2024年 04月 02日

Agents of change(China Daily 23/12/20)

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Hong Kong female social entrepreneurs are opening up new avenues to fight for women's rights, tackle ingrained social bias toward their menstruation and bodies, and address breast cancer patients' needs for comfortable undergarments. Oasis Hu reports from Hong Kong.

There is an average of 2,500 days in a woman's lifetime when she has to bear with it - menstruation. She has to put up with the discomfort of having to change pads almost 15,000 times during up to 500 menstrual cycles.

Social entrepreneur Zoe Chan Yuk-lam, 30, was dead set on offering women a better deal with products that would cushion their misery. She founded Happeriod - the first social enterprise in Hong Kong to address menstruation-related problems through a diverse range of products that go beyond traditional disposable pads, such as menstrual cups, plates, cloth pads, tampons and period panties. Since its inception, the company has been organizing lectures, workshops, exhibitions and courses to destigmatize menstruation, and promote sex education, as well as gender equality.

Chan's career aspirations date back to her days at university when she was pursuing a degree in social sciences, and developed a keen interest in promoting gender equality. After graduation, she worked with nongovernmental organizations focusing on women's rights. In 2014, after participating in a workshop on handmade cloth pads, Chan began using alternative menstrual products personally, and found that many preconceived notions about them were misconceptions.

Many people fear menstrual cups will cause discomfort but, if properly inserted, they provide a more comfortable experience compared to pads by not irritating the skin. The higher capacity of menstrual cups also alleviates concerns about leakage, enabling Chan to engage in exercise and fitness without worries.

After the menstrual cup is removed, she found that the menstrual blood in it was odorless. Following research, Chan knew that menstrual blood is actually odorless and its discoloration and odor often stem from the plastic substances in disposable pads. These new findings led her to discover that pads had become the default option when it came to menstrual products, and women were not given much room to choose or even talk about them.

Through her research, Chan knew of a subtle but ubiquitous social phenomenon - menstrual shame. Although it's a normal physiological process in which a woman's uterine lining is regularly expelled from the body, menstruation is often seen as a shameful thing in life.

For example, menstrual products are often hidden away in corners of supermarkets, and are discreetly packed in black bags when sold. Furthermore, menstruation is so taboo that more than 5,000 code words are used to refer to it in more than 190 countries, such as "shark week", "bloody Mary", "lady business" and "M".

Tip of the iceberg

Menstrual shame leads to many negative consequences, and it's always women who have to bear them as they often lack a general understanding of their bodies and menstrual products, says Chan. "Some women with skin illness feel uncomfortable using plastic pads, but they never know that menstrual pants and tampons exist."

On average, women experience their first period at the age of 12, and generally reach menopause between 45 and 55, which means women have about 40 years of menstruation in their lifetime. Given 12 periods per year, each lasting about 5 days, a woman can expect to experience her menses for around 2,500 days.

Women who find pads intolerable have no alternatives, and have to endure decades of unnecessary suffering, says Chan.

The negative impact of menstrual shame extends to society at large, from which a menstruation-friendly environment is absent.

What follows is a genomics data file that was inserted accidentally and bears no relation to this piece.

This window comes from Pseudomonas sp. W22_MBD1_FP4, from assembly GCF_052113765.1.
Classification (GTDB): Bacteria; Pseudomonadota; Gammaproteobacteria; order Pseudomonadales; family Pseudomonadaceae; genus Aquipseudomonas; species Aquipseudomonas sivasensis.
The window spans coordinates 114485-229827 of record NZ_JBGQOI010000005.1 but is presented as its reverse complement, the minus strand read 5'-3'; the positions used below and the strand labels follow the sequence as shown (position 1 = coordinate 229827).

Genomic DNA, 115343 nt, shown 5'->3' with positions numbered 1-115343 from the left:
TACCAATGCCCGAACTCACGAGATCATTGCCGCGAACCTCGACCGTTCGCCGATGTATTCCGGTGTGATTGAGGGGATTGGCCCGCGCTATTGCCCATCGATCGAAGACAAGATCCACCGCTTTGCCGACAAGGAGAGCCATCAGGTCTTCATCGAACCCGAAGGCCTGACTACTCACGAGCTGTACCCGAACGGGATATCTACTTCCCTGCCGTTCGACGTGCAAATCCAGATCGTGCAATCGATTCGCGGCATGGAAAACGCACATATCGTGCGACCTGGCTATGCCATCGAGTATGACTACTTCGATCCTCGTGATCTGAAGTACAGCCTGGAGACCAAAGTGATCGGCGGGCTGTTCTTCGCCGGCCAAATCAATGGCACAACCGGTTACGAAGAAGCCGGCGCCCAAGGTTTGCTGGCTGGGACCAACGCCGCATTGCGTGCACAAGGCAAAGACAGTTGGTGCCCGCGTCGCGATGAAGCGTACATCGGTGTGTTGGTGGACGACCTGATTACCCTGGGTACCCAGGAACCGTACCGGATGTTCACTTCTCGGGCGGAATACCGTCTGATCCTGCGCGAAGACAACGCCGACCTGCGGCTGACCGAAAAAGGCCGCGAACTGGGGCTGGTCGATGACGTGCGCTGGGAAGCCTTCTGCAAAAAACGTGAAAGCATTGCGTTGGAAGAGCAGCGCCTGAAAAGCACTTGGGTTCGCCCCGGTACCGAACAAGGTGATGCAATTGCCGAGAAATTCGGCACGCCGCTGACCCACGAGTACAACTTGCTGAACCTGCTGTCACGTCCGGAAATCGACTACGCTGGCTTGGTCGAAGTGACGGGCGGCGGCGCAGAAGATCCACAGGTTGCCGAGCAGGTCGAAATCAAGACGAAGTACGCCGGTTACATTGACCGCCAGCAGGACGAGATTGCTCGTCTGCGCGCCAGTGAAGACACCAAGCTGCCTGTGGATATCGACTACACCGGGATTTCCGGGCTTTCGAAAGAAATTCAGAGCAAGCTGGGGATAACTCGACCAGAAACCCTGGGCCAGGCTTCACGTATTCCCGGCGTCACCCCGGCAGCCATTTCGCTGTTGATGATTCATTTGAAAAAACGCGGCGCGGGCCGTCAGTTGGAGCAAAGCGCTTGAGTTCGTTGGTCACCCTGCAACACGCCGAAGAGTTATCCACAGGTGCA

It's common for women to have their periods unexpectedly at work or at school. However, few companies or institutions provide emergency menstrual products or provide women with ways to purchase menstrual products.

In major public crises like earthquakes, floods or epidemics, affected people are typically provided with supplies like food, water, and masks. Unfortunately, the needs of women for menstrual products are often overlooked.

Due to menstrual shame, many menstruation-related issues are not up for discussion, such as menstrual leave. Many women endure pain during menstruation, but few companies offer them time off for menstrual-related issues. "Whether to provide leave for menstruation is a topic that can be further explored but, at the very least, women should have room to express their discomfort," says Chan.

Another example is period poverty, whereby poor families cannot afford menstrual products. In Hong Kong, to save money, some women on lower incomes may use a single pad for a long time, jeopardizing their well-being.

Many regions have taken steps to address this issue. Scotland, for instance, passed legislation in 2020 to offer free menstrual products to women, and New Zealand decided that all local schools would offer free menstrual products to students from 2021. Yet, Hong Kong lacks similar policies, as well as discussions, about them, notes Chan.

Menstrual pollution also lacks attention, she says. Research shows that a woman uses about 15,000 disposable pads in her lifetime, and pads are mostly composed of chemical fibers and plastics, with a pad equivalent to four nondegradable plastic bags. It's unfair to condemn women for pollution since they have to use menstrual products. The prevalence of disposable pads and the lack of a diverse range of options should be blamed, says Chan.

To encourage greater adoption of alternative menstrual products and draw attention to menstruation-related issues, Chan started Happeriod in 2017.

She says entrepreneurship brings many challenges, such as marketing, finding collaborators, and negotiating with buyers, but the biggest obstacle is always facing deeply ingrained societal attitudes.

"These unappreciative voices made me recognize the significance of my business more profoundly," says Chan, adding that she has organized more than 100 initiatives, including art exhibitions, workshops, and book publishing, to destigmatize menstruation since launching her business.

Years of experience have accustomed her to situations that might be perceived as embarrassing by others.